Also, while I wanted/needed the benefit of a template-based solution (on the existing site, the JS-based menu was embedded directly in 50+ static HTML files!), it didn’t need to be a dynamic template system, since for the first cut, there was no need for personalization (i.e., different users don’t get different views of the same URL).

So, the first two decisions that I made (after way too much Googling, reading and a bit of experimenting) was to select the YUI Grids CSS for the base CSS layout engine and the htp: HTML pre-processor for the static templating system. The live site uses both, so those initial decisions stuck. That said, along the way, the YUI Grids frustrated me enough that I nearly bagged it, and went so far as to implement another one before switching back.

The entire YUI system (of which Grids is but one small piece) is very powerful, elegant, and well-documented. Unfortunately, I didn’t want to have to read for days, to create a simple layout, so I didn’t. In not reading, I missed one crucial piece, which none of the examples or Layout generators included. As a result, while the layout looked exactly like I wanted it to, the reset portion of the Grids system (amazingly, I actually knew what that meant) šŸ˜‰ wiped out all styles. So, lists didn’t look like lists. Headings didn’t look different than normal text, etc.

Fixing it turned out to be trivial, but not when I had no clue as to what was going on. The fix meant including just one more YUI component, Base (which redefines all of the various HTML elements to a sane default that Yahoo feels works well in most browsers). I agree, and for the most part have kept their defaults, but I was pulling out my remaining single hair until I realized what I was missing.

I looked at a number of template systems, and I am completely used to the concept of templates in both Zope and WordPress. This was the first time I used a static template system. Basically, you assemble the final production page from a variety of different inputs (page fragments that can be stored in separate files, variables, blocks, etc.). You run the preprocessor on a template input file, and create the resulting static HTML file to be put on the live site.

HTP is quite powerful, yet unbelievably simple to use for the use-case that I had. I couldn’t be happier with my choice in that regard. I have a single master template for the entire site (at the moment). That one template includes a number of different files: the head section of each page (where CSS files are referenced, etc.), the header (where the Jack Kapanka graphic is placed on every page), the menu (so that I can change the menu in one place and regenerate all of the pages with a single command!) and the footer. The template then references variables and variable blocks, which fill in the title of each page and the main content and right sidebar content.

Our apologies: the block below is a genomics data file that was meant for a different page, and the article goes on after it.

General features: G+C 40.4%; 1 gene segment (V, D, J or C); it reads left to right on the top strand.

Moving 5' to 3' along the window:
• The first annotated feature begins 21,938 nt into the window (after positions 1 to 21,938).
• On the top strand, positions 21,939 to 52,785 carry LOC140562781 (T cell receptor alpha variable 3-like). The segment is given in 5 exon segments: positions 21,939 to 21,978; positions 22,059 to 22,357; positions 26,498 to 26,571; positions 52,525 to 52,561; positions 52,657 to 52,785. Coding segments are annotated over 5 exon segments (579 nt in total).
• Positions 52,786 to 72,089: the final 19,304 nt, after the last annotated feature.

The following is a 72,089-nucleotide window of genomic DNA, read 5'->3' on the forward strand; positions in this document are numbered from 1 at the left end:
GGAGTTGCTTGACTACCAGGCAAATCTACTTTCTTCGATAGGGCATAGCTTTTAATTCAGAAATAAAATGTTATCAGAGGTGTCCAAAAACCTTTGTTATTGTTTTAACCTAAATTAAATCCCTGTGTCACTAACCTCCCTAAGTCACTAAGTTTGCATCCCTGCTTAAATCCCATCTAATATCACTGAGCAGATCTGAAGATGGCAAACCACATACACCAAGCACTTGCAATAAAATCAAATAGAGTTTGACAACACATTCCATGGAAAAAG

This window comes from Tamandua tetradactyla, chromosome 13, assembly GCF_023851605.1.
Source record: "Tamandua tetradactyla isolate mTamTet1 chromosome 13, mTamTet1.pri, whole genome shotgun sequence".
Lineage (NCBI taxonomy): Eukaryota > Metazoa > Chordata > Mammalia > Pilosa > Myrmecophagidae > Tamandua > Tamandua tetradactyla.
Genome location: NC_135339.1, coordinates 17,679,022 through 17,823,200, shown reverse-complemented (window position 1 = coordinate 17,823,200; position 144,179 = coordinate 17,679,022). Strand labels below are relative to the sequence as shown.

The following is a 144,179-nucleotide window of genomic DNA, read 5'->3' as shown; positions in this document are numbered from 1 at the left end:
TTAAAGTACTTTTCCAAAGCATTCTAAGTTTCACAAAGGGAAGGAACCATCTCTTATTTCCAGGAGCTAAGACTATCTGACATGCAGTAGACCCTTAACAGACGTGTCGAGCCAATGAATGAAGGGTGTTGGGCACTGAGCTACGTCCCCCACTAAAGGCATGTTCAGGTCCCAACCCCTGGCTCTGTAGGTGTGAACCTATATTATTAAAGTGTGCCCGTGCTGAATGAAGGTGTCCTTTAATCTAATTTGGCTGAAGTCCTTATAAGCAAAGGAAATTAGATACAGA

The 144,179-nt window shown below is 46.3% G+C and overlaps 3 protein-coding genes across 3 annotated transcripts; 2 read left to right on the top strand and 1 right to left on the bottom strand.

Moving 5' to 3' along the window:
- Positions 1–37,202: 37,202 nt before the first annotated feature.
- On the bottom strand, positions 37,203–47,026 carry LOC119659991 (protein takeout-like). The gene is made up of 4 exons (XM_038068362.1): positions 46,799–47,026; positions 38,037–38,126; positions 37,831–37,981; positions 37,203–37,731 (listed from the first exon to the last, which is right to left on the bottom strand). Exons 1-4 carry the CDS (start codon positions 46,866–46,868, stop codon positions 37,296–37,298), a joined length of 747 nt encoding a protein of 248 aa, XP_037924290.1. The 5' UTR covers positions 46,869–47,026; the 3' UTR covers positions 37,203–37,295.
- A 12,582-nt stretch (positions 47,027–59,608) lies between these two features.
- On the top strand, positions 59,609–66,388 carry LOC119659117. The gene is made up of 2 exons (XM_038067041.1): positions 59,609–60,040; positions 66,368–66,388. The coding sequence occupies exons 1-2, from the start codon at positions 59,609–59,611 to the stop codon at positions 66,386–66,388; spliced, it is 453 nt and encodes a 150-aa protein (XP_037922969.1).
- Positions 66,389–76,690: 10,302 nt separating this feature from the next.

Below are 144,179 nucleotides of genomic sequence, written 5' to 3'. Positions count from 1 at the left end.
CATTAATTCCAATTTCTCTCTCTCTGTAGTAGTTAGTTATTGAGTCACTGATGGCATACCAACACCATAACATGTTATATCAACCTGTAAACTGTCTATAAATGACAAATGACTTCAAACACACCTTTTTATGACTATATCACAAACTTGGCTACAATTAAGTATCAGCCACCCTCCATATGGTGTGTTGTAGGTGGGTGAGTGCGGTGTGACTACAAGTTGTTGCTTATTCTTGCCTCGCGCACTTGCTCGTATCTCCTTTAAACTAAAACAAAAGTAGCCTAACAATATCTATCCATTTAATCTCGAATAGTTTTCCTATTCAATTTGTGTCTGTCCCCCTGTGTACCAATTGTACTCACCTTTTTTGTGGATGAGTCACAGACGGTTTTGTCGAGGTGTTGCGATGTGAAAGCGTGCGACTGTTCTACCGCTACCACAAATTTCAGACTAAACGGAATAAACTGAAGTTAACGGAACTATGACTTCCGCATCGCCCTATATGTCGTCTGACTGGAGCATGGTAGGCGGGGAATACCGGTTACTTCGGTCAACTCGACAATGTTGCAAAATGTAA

I can restructure the entire site (navigation or look-and-feel) simply, or change the content or sidebar for any individual page just as easily.

To make my life easier, after struggling for a while, I gave up on trying to pin the footer to the bottom of the actual browser page. Not only do I know that this can be done (I found many excellent working examples of how to do this), I have even done it before on other projects. What I couldn’t do was get it to work within the confines of the YUI Grids CSS, without reading tons of stuff. I just gave up, and put in scrolling content in the main viewport, ensuring that no page was too large. I’m not thrilled with the result, but it got me to where I wanted to be much more quickly, so the tradeoff was reasonable (from my personal perspective).

Aside from the YUI CSS, there are only two other CSS files. One for the menus and the other for the content. Pretty simple to maintain and both are relatively small.

Because I am sensitive to people who have poor vision (after all, I live with someone who is essentially legally blind), I coded the various CSS elements to be sized in ems, rather than pxs. This way, if people resize the content by pressing Ctrl+ or Ctrl-, the page resizes fairly elegantly (at least it did for my hundreds of tests on four different browsers, YMMV).

Finally, I also tracked down a flash-based MP3 streaming embeddable object (the first one that I used worked fine in all but IE), and used that to stream the 30-60 second snippets of a variety of Jack’s wonderful songs.

Right before making the site live, I considered that I was putting up a vastly reduced number of pages as well as renaming some basic pages from .htm to .html. That meant that links that people had bookmarked, or perhaps more importantly search engine indexes, would break on nearly every page. That just didn’t feel right.

Redirecting would be trivial in a real CMS, where the headers get spit out by the CMS, and writing logic to catch all missing pages (404s) is generally built in or trivial to write. That wasn’t the case here, and there were roughly 30-40 pages that needed to be redirected (not necessarily to a direct replacement page, but to one of a variety of catch-all pages for each category).

I found the answer on a number of sites. It involved making a directory called XXX.htm (for example). In that directory you create a single file called default.asp. In that file is a tiny VBScript that calls two functions that redirect the page. It was trivial, though tedious to do for all 30+ pages.

I’m sure I’m leaving tons of stuff out (e.g., along the way, to debug the CSS, I ended up installing the Firefox plugin called “Web Developer”, which very nicely complemented Firebug). It was a godsend to be able to change CSS on the fly, and see the result in real-time in the browser window. I also made very heavy use of the JS Console window in both Google Chrome and Safarai (on Windows). They are very similar (with Safari being more sophisticated, but Chrome being much faster).

Like I said above, if I realize that I’ve left out something material, I’ll come back and edit this in the future…